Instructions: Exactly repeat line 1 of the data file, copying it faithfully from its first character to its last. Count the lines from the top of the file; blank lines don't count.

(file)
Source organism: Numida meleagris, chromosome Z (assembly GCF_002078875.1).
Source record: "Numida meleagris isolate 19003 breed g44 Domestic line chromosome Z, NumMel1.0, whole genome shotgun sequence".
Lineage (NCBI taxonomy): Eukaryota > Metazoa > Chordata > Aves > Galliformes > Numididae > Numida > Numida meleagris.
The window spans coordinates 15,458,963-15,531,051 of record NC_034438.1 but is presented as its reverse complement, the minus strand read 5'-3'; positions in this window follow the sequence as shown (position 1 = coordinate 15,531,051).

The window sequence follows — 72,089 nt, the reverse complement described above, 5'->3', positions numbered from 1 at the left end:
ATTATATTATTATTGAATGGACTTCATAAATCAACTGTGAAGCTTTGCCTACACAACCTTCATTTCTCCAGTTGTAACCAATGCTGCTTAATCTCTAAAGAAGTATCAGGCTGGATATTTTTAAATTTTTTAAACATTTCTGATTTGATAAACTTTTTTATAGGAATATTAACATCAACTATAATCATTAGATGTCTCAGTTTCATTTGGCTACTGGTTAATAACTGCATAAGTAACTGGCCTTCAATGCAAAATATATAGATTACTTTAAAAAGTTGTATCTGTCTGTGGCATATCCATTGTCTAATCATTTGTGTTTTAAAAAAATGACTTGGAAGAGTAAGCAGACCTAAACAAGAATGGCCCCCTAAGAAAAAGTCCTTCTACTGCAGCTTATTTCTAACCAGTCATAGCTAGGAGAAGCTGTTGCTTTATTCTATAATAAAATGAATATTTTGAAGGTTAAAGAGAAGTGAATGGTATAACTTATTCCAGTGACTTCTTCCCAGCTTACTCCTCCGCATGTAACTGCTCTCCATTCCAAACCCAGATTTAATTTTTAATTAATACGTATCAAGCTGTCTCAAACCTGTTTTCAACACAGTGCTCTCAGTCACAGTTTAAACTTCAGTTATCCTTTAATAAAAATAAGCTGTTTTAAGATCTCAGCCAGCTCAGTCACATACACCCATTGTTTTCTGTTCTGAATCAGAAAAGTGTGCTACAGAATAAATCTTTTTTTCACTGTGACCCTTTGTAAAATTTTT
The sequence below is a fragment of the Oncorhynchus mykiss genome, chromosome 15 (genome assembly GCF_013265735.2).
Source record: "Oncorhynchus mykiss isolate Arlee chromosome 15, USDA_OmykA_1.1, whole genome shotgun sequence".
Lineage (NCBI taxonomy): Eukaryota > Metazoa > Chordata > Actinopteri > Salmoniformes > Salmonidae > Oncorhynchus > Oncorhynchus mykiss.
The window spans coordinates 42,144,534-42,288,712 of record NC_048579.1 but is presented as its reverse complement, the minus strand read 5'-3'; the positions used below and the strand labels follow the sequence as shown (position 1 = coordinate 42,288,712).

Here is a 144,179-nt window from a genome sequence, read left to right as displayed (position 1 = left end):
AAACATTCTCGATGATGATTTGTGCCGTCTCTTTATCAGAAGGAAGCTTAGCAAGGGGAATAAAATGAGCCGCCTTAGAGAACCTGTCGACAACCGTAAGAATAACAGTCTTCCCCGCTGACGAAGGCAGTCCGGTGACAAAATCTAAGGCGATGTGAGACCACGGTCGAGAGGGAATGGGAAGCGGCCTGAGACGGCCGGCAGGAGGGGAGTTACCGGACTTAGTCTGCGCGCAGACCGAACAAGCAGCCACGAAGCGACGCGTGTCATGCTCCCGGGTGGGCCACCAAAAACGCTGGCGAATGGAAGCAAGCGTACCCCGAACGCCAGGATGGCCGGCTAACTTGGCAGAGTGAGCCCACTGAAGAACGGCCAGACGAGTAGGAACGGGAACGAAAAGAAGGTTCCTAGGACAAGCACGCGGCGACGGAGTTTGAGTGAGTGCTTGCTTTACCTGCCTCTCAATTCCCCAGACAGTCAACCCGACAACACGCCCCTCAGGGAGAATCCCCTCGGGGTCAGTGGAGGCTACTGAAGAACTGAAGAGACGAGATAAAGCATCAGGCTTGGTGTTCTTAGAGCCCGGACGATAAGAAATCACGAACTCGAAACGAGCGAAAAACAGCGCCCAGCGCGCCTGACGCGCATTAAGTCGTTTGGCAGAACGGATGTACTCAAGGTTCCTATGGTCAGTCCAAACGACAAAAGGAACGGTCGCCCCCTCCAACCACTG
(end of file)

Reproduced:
Source organism: Numida meleagris, chromosome Z (assembly GCF_002078875.1).